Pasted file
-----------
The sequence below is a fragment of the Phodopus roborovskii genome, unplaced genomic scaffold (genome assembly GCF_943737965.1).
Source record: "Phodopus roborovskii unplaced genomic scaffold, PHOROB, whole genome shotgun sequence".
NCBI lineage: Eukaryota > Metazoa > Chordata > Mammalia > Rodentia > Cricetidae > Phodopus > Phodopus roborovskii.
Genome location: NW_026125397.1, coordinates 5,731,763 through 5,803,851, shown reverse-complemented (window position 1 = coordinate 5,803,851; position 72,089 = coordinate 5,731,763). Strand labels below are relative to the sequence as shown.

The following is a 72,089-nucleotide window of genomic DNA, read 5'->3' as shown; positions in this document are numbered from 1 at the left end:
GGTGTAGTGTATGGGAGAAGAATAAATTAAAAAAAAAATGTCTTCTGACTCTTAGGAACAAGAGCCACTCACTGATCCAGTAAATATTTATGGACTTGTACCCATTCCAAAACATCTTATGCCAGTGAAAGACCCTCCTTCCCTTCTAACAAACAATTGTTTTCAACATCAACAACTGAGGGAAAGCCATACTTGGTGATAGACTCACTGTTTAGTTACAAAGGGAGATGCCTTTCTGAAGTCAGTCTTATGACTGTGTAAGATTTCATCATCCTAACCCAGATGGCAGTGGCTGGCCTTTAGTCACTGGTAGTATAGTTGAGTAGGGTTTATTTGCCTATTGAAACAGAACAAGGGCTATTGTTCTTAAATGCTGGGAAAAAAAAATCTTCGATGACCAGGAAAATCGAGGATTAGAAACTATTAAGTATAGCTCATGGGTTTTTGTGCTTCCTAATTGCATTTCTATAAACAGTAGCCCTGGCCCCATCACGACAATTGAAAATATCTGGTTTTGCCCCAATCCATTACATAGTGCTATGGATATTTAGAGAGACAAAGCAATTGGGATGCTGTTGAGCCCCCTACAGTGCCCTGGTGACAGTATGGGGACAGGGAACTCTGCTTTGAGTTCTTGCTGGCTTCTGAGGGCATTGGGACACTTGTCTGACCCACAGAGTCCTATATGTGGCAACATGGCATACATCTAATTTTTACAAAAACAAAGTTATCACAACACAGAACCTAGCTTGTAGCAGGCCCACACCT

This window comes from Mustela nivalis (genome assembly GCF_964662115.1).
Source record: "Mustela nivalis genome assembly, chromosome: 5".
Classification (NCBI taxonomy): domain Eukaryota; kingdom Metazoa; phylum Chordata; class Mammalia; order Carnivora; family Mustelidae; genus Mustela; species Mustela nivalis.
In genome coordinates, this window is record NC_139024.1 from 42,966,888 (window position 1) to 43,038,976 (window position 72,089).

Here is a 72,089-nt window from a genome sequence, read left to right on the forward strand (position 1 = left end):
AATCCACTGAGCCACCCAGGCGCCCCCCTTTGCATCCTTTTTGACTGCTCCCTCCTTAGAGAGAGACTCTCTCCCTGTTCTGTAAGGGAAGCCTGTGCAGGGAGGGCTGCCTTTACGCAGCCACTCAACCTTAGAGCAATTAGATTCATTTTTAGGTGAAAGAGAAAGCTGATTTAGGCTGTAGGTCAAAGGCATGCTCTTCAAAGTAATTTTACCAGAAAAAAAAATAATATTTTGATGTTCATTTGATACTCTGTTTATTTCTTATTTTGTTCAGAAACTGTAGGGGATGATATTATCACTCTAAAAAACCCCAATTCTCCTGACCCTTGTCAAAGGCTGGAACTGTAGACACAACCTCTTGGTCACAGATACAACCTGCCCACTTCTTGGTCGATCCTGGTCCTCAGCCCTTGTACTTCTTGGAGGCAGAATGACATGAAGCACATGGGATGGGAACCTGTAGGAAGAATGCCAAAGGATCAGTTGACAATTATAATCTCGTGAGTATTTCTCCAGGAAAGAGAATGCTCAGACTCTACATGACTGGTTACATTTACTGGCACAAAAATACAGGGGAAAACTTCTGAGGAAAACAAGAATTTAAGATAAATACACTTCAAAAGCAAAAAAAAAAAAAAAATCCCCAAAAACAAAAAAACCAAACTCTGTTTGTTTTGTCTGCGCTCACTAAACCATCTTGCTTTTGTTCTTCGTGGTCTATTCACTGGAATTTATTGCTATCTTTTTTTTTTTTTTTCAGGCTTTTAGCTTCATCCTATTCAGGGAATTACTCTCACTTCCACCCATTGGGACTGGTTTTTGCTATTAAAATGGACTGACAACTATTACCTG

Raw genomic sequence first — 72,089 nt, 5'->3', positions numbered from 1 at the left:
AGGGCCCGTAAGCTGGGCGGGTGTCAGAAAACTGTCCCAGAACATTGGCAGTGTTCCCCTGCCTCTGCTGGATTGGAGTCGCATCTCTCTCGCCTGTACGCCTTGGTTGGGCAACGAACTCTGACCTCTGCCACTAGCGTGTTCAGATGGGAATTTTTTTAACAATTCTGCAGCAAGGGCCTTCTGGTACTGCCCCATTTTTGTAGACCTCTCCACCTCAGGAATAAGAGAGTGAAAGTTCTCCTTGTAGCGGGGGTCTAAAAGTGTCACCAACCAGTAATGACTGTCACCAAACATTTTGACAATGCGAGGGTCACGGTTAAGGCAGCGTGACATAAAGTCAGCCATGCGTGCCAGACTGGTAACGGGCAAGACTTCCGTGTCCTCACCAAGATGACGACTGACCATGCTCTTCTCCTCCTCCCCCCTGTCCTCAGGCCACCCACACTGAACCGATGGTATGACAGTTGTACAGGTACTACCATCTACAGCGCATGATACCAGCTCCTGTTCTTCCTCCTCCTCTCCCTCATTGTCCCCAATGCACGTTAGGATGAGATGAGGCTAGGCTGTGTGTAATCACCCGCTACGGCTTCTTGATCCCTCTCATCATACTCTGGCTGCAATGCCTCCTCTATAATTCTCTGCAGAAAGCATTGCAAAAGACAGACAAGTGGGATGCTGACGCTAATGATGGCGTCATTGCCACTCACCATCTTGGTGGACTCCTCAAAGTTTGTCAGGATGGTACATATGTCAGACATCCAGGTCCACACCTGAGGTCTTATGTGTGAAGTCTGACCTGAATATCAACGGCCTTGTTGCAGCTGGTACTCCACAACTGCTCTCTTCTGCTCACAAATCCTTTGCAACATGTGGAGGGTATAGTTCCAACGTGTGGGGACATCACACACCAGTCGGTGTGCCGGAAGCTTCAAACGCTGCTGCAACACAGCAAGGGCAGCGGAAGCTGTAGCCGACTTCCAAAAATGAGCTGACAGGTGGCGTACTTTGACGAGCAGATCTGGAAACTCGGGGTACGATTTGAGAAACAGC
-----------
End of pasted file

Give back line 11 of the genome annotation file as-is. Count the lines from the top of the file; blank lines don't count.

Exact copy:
Here is a 72,089-nt window from a genome sequence, read left to right on the forward strand (position 1 = left end):